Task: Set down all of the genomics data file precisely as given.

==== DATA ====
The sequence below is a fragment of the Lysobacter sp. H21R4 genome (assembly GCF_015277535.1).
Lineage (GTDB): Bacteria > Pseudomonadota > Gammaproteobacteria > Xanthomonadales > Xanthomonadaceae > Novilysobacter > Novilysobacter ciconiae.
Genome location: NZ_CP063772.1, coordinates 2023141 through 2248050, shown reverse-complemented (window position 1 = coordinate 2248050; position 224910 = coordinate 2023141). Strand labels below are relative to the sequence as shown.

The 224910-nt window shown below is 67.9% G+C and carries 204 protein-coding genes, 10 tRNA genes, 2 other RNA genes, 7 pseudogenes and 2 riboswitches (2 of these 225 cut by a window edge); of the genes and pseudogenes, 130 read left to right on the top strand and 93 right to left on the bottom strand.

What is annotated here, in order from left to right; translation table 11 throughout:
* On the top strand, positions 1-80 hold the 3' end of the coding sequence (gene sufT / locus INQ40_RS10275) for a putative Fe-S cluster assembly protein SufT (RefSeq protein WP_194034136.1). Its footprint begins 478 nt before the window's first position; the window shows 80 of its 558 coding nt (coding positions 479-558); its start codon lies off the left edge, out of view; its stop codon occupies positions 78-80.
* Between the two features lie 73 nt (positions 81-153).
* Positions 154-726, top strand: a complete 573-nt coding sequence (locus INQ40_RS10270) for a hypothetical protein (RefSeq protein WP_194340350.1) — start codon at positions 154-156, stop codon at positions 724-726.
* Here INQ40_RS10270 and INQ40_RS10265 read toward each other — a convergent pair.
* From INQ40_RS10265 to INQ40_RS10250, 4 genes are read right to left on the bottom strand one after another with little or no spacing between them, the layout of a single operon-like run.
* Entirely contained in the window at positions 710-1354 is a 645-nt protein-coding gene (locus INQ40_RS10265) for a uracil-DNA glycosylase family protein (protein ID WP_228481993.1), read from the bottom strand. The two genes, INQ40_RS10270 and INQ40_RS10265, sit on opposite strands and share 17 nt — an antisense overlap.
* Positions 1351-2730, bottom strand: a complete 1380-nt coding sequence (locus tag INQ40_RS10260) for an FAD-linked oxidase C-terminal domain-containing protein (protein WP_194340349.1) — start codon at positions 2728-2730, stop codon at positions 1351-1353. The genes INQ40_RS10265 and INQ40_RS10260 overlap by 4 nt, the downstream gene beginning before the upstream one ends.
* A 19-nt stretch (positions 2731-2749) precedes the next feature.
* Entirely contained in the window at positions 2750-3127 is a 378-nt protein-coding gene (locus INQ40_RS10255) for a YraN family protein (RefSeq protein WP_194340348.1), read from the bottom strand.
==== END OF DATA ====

The sequence below is a fragment of the Lysobacter sp. H21R4 genome (assembly GCF_015277535.1).
Lineage (GTDB): Bacteria > Pseudomonadota > Gammaproteobacteria > Xanthomonadales > Xanthomonadaceae > Novilysobacter > Novilysobacter ciconiae.
Genome location: NZ_CP063772.1, coordinates 2023141 through 2248050, shown reverse-complemented (window position 1 = coordinate 2248050; position 224910 = coordinate 2023141). Strand labels below are relative to the sequence as shown.

The 224910-nt window shown below is 67.9% G+C and carries 204 protein-coding genes, 10 tRNA genes, 2 other RNA genes, 7 pseudogenes and 2 riboswitches (2 of these 225 cut by a window edge); of the genes and pseudogenes, 130 read left to right on the top strand and 93 right to left on the bottom strand.

What is annotated here, in order from left to right; translation table 11 throughout:
* On the top strand, positions 1-80 hold the 3' end of the coding sequence (gene sufT / locus INQ40_RS10275) for a putative Fe-S cluster assembly protein SufT (RefSeq protein WP_194034136.1). Its footprint begins 478 nt before the window's first position; the window shows 80 of its 558 coding nt (coding positions 479-558); its start codon lies off the left edge, out of view; its stop codon occupies positions 78-80.
* Between the two features lie 73 nt (positions 81-153).
* Positions 154-726, top strand: a complete 573-nt coding sequence (locus INQ40_RS10270) for a hypothetical protein (RefSeq protein WP_194340350.1) — start codon at positions 154-156, stop codon at positions 724-726.
* Here INQ40_RS10270 and INQ40_RS10265 read toward each other — a convergent pair.
* From INQ40_RS10265 to INQ40_RS10250, 4 genes are read right to left on the bottom strand one after another with little or no spacing between them, the layout of a single operon-like run.
* Entirely contained in the window at positions 710-1354 is a 645-nt protein-coding gene (locus INQ40_RS10265) for a uracil-DNA glycosylase family protein (protein ID WP_228481993.1), read from the bottom strand. The two genes, INQ40_RS10270 and INQ40_RS10265, sit on opposite strands and share 17 nt — an antisense overlap.
* Positions 1351-2730, bottom strand: a complete 1380-nt coding sequence (locus tag INQ40_RS10260) for an FAD-linked oxidase C-terminal domain-containing protein (protein WP_194340349.1) — start codon at positions 2728-2730, stop codon at positions 1351-1353. The genes INQ40_RS10265 and INQ40_RS10260 overlap by 4 nt, the downstream gene beginning before the upstream one ends.
* A 19-nt stretch (positions 2731-2749) precedes the next feature.
* Entirely contained in the window at positions 2750-3127 is a 378-nt protein-coding gene (locus INQ40_RS10255) for a YraN family protein (RefSeq protein WP_194340348.1), read from the bottom strand.